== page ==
The game also employs Montessori learning methods in its boss battles. There are Overworld Bosses and Dungeon Bosses, but they all behave in the same basic way: they come at you with a consistent set of attacks. Players are trained to recognize this early on through chance encounters with Breath of the Wild’s relatively harmless Overworld Bosses. (They exist in the game’s open world, so you can always run away if death seems inevitable). These are mostly various types of Hinox and Talus. Their straightforward smashing attacks are performed rhythmically, so you can figure out their patterns of behavior pretty fast. This allows you to come up with a set of strategies for self-defense. The best ones involve taking advantage of another feature characterizing Breath of the Wild’s bosses: the weak spot. Shoot an arrow into the eye of a Hinox and you’ll deal it extra damage.
Overworld Bosses come at you with simple, rhythmic attacks
Learning the basic features of a boss battle is crucial for eliminating the game’s more challenging Dungeon Bosses. Most of these are incarnations of Calamity Ganon. Extremely powerful and heavily armored, they can only be defeated by mastering their attack patterns. (Hitting them repeatedly in a weak spot often works, too). Their attacks come in several different varieties: quick/ slow, ranged/ melee, and concentrated/ area of effect. Some can be devastating if you’re unlucky enough to get hit, but even powerful enemies like a Dungeon Boss are hooped once you figure them out. True to the Montessori method, defeating them requires you to exploit what you already know about the game’s bosses: attack patterns and weak spots.
Dungeon Bosses have more complicated attacks, but they're still rhythmic
Wander through Hyrule for a while and you’ll find that some of its creatures are associated with an element. Fire, Frost, and Electric Chuchus for example can be found in various parts of the game world. Experimenting with different weapons will reveal an interesting phenomenon: they’re vulnerable to certain elements. Fire Chuchus are sensitive to ice, Frost Chuchus are sensitive to flame, and so on. But if Chuchus are dealt more damage from certain weapon types, shouldn’t other types of enemy? The Montessori method relies on exactly this type of reasoning. The goal is to help you internalize an abstract principle which can be reapplied to new situations. Breath of the Wild takes the same approach: there’s even a shrine completely encased in ice. The only way to get inside is to figure out that Frost Chuchus aren’t the only thing susceptible to flame.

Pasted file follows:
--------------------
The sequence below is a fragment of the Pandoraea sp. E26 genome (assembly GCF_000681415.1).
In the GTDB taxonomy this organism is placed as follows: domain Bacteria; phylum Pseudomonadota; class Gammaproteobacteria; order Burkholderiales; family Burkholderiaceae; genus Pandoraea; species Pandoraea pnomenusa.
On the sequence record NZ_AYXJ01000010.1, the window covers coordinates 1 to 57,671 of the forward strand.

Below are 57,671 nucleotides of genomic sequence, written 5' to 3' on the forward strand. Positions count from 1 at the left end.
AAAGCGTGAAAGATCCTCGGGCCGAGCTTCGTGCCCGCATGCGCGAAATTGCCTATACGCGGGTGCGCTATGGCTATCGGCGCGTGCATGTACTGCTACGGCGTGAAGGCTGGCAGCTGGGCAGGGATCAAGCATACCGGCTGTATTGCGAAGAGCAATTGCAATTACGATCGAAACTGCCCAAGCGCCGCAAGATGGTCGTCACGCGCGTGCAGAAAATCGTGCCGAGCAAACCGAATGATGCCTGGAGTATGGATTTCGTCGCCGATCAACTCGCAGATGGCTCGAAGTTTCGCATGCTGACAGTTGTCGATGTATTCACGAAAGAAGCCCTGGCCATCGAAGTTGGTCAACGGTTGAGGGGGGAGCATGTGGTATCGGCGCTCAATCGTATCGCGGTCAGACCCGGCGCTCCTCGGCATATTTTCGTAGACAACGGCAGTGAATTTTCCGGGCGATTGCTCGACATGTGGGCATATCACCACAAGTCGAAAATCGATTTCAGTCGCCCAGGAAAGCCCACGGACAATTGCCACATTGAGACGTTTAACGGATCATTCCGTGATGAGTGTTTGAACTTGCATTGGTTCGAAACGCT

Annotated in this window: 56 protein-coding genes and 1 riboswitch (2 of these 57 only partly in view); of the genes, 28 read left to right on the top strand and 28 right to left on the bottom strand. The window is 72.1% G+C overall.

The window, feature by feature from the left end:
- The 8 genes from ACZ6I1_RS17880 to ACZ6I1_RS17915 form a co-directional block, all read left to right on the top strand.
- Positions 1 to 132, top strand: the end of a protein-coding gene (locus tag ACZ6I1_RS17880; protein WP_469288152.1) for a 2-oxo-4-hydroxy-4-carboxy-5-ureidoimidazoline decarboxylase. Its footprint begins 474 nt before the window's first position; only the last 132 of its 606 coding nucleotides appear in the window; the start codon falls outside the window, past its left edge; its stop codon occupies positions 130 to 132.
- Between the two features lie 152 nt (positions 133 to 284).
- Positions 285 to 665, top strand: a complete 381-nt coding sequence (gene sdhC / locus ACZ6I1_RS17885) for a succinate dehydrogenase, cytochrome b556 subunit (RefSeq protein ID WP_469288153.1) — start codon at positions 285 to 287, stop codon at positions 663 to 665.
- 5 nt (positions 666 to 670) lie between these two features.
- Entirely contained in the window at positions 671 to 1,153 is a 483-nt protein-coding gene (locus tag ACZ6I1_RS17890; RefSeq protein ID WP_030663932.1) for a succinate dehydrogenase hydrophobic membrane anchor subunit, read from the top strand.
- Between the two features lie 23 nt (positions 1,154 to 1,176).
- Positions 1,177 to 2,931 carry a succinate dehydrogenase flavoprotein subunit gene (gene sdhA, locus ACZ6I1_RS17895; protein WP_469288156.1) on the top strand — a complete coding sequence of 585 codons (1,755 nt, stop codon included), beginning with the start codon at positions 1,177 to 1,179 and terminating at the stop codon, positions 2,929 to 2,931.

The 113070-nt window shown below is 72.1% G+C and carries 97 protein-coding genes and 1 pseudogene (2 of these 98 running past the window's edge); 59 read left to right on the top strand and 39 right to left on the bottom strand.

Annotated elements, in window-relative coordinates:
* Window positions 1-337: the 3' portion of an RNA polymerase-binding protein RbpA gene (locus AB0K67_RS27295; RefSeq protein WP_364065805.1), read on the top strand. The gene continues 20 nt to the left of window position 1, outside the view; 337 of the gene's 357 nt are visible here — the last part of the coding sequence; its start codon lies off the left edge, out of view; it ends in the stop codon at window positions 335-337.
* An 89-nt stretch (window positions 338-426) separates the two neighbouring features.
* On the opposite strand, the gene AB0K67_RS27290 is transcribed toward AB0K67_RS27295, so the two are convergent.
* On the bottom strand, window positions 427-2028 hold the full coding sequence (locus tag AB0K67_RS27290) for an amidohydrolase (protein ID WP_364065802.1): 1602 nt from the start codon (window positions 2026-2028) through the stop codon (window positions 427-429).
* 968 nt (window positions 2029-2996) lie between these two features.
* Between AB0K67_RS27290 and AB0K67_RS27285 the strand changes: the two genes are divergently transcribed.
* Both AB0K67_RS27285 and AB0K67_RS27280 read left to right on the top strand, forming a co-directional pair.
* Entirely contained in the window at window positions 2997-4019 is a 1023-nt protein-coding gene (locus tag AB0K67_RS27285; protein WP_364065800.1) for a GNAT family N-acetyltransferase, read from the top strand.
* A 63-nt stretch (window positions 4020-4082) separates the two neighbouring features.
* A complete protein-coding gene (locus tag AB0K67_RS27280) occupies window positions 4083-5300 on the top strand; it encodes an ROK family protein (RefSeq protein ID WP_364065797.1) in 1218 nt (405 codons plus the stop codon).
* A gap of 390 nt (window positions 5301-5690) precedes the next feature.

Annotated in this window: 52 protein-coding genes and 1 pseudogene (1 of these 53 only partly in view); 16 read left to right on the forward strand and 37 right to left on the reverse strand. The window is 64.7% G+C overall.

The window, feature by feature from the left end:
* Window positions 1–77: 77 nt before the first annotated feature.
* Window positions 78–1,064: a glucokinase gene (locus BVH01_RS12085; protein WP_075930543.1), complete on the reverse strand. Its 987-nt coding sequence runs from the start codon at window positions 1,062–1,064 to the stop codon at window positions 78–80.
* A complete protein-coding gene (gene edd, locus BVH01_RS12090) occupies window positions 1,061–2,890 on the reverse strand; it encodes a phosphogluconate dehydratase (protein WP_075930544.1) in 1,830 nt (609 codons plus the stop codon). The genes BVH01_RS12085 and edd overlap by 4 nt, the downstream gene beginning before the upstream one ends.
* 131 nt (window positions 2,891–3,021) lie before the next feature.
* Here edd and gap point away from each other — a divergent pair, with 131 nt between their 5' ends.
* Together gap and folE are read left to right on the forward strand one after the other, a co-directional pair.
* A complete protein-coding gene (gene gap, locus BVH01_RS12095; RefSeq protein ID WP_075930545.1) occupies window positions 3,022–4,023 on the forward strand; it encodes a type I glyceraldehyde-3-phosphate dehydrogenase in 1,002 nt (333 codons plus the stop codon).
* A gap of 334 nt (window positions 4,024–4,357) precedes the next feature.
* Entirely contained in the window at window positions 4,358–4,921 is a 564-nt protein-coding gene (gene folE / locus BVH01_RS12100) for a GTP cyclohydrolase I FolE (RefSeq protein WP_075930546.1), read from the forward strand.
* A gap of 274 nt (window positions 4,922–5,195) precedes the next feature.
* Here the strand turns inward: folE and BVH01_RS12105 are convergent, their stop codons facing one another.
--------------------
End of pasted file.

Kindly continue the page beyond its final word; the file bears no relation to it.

Elemental weapons deal extra damage to certain types of enemy
Since enemies in Breath of the Wild have elemental strengths and weaknesses, shouldn’t Link? He certainly has them, but they’re mostly weaknesses. Parts of the game world are hazardous to his survival, so he’ll take damage without the proper equipment. Keep him outside in the cold without a warm jacket and he’ll start to shiver. Run him around the desert in heavy armor and he’ll start to sweat. This is just one more example of how Breath of the Wild challenges players to observe a phenomenon, realize its implications, and reapply the principle to new situations. Goron City for example is near a volcano, so you’ll need some protection from the heat. Rito Village is on a mountaintop, so you’ll want some extra layers. But what about Gerudo Town? Well, it’s warm during the day and freezing at night, so you’ll have to bring a change of clothes.
Link needs warm clothes whenever he flies high
The Montessori approach to learning is famous for letting children play around with blocks. The idea is to let them figure out how to produce new spatial configurations through trial and error. Breath of the Wild functions in exactly the same way. The game encourages you to experiment with its different systems before giving you opportunities to apply what you’ve learned about its world. Nintendo presents you with a toolbox of abstract principles to mess around with in surprising, amusing, and occasionally even disappointing ways. Anybody who’s ever made themselves a plate of Dubious Food will know just how deeply the Montessori method pervades Breath of the Wild’s mechanics.